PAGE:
According to the author of the article, the Occupy movement failed to live up to its promise as a social and political force. Once the crackdowns began, camps across the country fell and so did the movement's visibility. It promised a big summer revival, but their actions in the last three months haven't received much attention.
By David Weidner
Aug. 21, 2012, 12:00 a.m. EDT
SAN FRANCISCO (MarketWatch) — About a year ago I called Occupy Wall Street a “tea party with brains.”
Today, I’m the one who needs his head examined.
Occupy Wall Street, the movement critical of banks, the super-rich and their influence in our politics and daily lives, has failed to live up to its promise as an important social and political force.
Though its core message — that big finance and greed undermine society and corrupt our political system — is fundamentally correct, Occupy hasn’t lived up to the standard set by the tea party in its ability to turn grievance into a political force capable of disrupting the establishment.
The Occupy protests started on Sept. 17 of last year near Wall Street. They triggered a wave of Occupys across the United States, including major actions in Boston, Los Angeles and Oakland, Calif. Media attention followed. Polls showed 43% of Americans agreed with OWS beliefs.
Then the crackdowns began. Protesters at Zuccotti Park were uprooted in a midnight sweep. The confrontations with police went on for weeks, then months. Support waned. The tactics turned people off.
As Occupy camps across the country fell, so did the movement’s visibility. Occupy Wall Street disappeared from the nightly news, the New York Times, the Huffington Post and the blogs. OWS promised a big summer revival, but the actions of the last three months haven’t received much in the way of mainstream coverage, even in an election year.
Contrast OWS with the tea party. We’ve already heard about how that antitax movement has disrupted the moderate Republican establishment.
Whatever your opinion of either movement, there’s no denying that the tea party is more focused and influential. You don’t see but a handful of candidates such as Elizabeth Warren in Massachusetts and Bernie Sanders in Vermont pandering to Occupy Wall Street.
By contrast, every Republican running for anything worried about gaining tea-party support. And for good reason .
Some of Occupy’s failure is due to the power of the institutions it took on. Some of it is due to the extremes to which those institutions went to keep OWS out of the public eye.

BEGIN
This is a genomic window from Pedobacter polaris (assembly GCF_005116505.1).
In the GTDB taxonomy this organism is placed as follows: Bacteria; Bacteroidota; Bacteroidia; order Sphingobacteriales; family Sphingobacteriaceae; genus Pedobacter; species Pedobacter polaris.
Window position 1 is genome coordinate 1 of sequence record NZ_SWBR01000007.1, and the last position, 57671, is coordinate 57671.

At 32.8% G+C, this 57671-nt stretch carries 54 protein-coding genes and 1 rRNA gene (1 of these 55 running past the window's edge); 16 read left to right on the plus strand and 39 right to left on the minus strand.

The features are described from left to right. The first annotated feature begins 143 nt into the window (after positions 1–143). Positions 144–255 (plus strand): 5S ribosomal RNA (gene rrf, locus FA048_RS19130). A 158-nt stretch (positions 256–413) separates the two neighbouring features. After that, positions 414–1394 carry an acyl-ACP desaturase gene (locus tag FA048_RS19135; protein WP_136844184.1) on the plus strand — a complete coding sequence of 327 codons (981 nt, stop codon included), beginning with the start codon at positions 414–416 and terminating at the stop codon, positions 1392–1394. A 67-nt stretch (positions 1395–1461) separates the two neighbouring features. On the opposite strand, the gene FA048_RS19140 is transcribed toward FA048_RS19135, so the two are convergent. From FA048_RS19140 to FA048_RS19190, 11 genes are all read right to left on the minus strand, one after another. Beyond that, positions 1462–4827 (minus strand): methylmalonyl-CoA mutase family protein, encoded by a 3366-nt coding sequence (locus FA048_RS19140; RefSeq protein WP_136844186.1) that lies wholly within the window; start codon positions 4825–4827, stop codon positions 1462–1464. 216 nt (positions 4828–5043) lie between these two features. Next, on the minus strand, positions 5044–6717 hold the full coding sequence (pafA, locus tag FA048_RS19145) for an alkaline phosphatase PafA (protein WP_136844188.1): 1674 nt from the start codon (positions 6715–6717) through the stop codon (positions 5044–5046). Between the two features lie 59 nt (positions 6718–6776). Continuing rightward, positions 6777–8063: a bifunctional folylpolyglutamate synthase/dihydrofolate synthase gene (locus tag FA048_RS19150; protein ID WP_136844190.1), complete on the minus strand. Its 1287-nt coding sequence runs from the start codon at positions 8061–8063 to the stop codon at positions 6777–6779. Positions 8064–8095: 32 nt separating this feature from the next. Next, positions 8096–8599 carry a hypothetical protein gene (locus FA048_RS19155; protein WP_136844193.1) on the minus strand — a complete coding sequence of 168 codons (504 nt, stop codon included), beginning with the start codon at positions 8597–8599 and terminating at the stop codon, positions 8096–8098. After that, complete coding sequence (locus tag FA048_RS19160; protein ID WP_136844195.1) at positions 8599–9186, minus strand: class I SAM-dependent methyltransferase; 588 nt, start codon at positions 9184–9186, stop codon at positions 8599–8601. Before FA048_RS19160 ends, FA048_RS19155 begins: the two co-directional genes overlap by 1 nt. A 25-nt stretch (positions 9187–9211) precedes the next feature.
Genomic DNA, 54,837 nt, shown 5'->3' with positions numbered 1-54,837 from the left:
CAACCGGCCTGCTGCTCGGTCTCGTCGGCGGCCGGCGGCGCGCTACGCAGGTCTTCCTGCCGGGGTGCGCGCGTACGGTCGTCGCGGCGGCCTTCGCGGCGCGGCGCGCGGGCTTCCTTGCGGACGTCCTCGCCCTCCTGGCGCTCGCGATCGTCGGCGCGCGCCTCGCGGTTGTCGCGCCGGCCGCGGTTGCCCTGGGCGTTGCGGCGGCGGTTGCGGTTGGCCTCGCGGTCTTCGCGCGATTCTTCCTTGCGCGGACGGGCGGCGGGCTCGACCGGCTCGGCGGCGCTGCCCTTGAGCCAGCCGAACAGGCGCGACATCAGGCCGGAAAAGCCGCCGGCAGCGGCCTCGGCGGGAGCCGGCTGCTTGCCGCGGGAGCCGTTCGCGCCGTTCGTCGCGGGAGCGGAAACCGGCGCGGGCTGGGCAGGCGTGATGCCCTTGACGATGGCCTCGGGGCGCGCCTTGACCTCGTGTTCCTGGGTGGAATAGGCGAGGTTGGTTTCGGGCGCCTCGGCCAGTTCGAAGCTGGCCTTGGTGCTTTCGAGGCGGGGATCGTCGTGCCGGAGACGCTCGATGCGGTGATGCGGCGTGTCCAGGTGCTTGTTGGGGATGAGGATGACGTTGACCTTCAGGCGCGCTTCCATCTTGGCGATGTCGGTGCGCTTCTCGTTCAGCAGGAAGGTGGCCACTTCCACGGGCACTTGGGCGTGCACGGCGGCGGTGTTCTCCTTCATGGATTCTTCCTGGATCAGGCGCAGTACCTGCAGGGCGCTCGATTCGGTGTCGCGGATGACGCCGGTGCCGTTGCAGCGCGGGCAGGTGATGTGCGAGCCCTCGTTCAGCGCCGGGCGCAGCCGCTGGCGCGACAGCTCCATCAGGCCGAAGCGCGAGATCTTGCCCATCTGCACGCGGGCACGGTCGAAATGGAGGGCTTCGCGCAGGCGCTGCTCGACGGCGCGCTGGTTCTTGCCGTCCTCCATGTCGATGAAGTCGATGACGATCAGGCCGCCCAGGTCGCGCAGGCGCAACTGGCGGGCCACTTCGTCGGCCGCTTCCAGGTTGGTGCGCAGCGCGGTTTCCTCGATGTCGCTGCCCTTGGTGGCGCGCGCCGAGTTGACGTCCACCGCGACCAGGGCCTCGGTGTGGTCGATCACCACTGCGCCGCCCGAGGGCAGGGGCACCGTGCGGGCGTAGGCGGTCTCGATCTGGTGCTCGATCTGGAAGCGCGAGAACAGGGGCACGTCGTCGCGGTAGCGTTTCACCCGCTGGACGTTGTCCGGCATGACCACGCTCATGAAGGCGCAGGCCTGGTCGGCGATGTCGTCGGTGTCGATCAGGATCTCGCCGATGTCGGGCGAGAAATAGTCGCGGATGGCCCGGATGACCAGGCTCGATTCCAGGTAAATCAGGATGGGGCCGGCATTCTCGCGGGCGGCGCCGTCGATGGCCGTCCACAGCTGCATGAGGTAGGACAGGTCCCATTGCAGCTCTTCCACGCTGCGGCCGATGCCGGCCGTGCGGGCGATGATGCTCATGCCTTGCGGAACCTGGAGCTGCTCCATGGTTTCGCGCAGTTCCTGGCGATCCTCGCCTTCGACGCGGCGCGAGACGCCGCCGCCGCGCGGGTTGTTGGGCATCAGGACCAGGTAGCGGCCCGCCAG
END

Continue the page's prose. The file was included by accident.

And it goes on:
But the biggest problem with the Occupy protests is the movement itself.
1. It has no message. Nearly a year after launching, you still hear people from OWS talking about global warming, Iraq and Afghanistan, natural fibers, the Koch brothers and everything except the financial system and how it fosters a deepening income inequality.
This isn’t to say there haven’t been successful messages such as “the 99%,” but getting that 99% to buy into a common cause has proven problematic.
2. It’s too weird. The costumes, the hippies, the hipsters, the Guy Fawkes masks — OWS just doesn’t translate to Middle America. It’s a coastal and urban thing. It matters because if people in Peoria see a bunch of masked hooligans fighting with police in New York, many of them will identify with the police.
3. It’s outspent . The securities, banking, real-estate and insurance industries have combined to dump $4.2 billion into national elections since 2006, more than any other sector.
4. It’s threatening. The masks are associated with the hacktivist group Anonymous, which most people are either afraid of or don’t understand. OWS also has a reputation for police confrontation that turns people off. Read report on rights violations by NYPD against OWS .
5. It’s a leftist, socialist, union-driven, Obama-driven, Democratic Party-driven effort. Overstatement? Not as much as you would think. A Fordham University poll conducted last year found that 80% of OWS respondents identified themselves as extremely liberal. One out of four considered themselves Democrats and 11% Socialists — but 39% said they didn’t subscribe to any political party.
If those distractions aren’t enough, there’s another, bigger reason that the tea-party movement influences policy and politics while OWS spends its time trying explain why it’s such a nuisance: OWS doesn’t have a plan.
The tea party wants to cut taxes. OWS wants, well, a long list of things including forgiveness of student-loan debt, an end to foreclosures, bank reform, balanced distribution of income. Ask about the specifics of how to do these things and responses differ. Some talk about supporting candidates, others talk about a multidecade journey. Some, it seems, think trespassing gets people excited.
Frankly, Occupy Wall Street still has it intuitively right. It is the influence of money, greed and our twisted, too-powerful financial system that are causing so much grief for so many Americans. (Six million homes have been lost to foreclosure since 2008.)
But understanding what ails us and delivering that message are different things. The tea-party movement’s antitax view may be oversimplified, but it’s clear.
That’s why the tea party is effective. It doesn’t take a lot of brains to know that’s the bottom line.
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